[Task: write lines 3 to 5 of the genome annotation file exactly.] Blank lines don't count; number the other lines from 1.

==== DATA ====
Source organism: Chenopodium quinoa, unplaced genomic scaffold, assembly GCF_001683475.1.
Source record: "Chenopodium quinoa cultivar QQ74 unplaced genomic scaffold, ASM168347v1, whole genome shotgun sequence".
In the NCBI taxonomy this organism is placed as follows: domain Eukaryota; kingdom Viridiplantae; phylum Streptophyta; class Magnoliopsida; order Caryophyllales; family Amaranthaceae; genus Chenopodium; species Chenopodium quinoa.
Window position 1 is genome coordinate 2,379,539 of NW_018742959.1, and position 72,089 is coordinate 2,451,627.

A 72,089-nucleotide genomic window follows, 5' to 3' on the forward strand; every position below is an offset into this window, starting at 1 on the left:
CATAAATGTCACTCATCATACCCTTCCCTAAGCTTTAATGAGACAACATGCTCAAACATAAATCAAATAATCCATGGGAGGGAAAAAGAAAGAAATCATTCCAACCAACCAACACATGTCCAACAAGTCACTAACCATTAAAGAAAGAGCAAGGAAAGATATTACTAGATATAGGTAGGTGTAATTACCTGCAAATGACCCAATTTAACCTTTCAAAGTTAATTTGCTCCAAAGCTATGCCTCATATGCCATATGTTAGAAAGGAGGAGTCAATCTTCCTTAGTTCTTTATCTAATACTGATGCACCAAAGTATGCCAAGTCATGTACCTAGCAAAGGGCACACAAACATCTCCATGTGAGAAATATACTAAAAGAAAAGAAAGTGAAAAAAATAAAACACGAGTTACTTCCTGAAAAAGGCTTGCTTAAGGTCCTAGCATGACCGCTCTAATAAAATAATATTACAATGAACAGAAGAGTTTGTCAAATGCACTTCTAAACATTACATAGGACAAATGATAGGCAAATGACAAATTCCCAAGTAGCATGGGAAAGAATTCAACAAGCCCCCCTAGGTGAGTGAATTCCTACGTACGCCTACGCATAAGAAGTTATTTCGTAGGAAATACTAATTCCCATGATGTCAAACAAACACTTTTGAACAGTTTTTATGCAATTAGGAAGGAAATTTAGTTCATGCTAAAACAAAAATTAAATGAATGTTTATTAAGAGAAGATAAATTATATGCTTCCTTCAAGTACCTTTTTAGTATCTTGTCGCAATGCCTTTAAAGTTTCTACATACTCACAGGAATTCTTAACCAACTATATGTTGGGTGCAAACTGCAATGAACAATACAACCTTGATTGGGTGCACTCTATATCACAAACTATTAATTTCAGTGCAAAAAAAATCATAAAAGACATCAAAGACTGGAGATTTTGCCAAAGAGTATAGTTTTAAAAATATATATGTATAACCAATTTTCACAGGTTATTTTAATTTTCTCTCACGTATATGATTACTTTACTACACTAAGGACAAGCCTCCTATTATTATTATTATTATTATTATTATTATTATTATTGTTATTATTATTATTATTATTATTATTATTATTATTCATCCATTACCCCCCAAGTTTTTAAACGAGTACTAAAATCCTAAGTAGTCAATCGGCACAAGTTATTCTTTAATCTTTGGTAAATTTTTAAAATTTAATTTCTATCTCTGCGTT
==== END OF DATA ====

In the NCBI taxonomy this organism is placed as follows: domain Eukaryota; kingdom Viridiplantae; phylum Streptophyta; class Magnoliopsida; order Caryophyllales; family Amaranthaceae; genus Chenopodium; species Chenopodium quinoa.
Window position 1 is genome coordinate 2,379,539 of NW_018742959.1, and position 72,089 is coordinate 2,451,627.

A 72,089-nucleotide genomic window follows, 5' to 3' on the forward strand; every position below is an offset into this window, starting at 1 on the left: